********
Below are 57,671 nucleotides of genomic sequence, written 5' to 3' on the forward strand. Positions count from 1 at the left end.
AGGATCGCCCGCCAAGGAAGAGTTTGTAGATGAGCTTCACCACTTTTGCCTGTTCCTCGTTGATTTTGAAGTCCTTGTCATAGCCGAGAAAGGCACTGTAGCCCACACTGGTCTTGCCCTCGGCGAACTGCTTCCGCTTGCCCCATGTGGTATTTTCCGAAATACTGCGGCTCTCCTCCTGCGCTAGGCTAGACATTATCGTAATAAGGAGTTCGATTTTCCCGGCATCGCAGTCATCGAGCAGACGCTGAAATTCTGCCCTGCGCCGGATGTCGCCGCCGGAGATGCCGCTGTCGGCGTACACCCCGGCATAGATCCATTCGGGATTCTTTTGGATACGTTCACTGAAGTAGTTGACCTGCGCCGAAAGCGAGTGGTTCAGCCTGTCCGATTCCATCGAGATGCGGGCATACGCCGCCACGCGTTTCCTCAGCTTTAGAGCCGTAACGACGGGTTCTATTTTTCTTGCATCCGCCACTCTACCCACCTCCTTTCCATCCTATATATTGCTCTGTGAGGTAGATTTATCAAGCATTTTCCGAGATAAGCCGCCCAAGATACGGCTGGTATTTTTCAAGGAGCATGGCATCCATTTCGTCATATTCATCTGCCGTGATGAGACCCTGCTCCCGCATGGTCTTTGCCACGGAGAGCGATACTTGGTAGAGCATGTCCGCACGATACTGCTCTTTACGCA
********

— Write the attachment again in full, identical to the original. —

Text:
Below are 57,671 nucleotides of genomic sequence, written 5' to 3' on the forward strand. Positions count from 1 at the left end.
AGGATCGCCCGCCAAGGAAGAGTTTGTAGATGAGCTTCACCACTTTTGCCTGTTCCTCGTTGATTTTGAAGTCCTTGTCATAGCCGAGAAAGGCACTGTAGCCCACACTGGTCTTGCCCTCGGCGAACTGCTTCCGCTTGCCCCATGTGGTATTTTCCGAAATACTGCGGCTCTCCTCCTGCGCTAGGCTAGACATTATCGTAATAAGGAGTTCGATTTTCCCGGCATCGCAGTCATCGAGCAGACGCTGAAATTCTGCCCTGCGCCGGATGTCGCCGCCGGAGATGCCGCTGTCGGCGTACACCCCGGCATAGATCCATTCGGGATTCTTTTGGATACGTTCACTGAAGTAGTTGACCTGCGCCGAAAGCGAGTGGTTCAGCCTGTCCGATTCCATCGAGATGCGGGCATACGCCGCCACGCGTTTCCTCAGCTTTAGAGCCGTAACGACGGGTTCTATTTTTCTTGCATCCGCCACTCTACCCACCTCCTTTCCATCCTATATATTGCTCTGTGAGGTAGATTTATCAAGCATTTTCCGAGATAAGCCGCCCAAGATACGGCTGGTATTTTTCAAGGAGCATGGCATCCATTTCGTCATATTCATCTGCCGTGATGAGACCCTGCTCCCGCATGGTCTTTGCCACGGAGAGCGATACTTGGTAGAGCATGTCCGCACGATACTGCTCTTTACGCA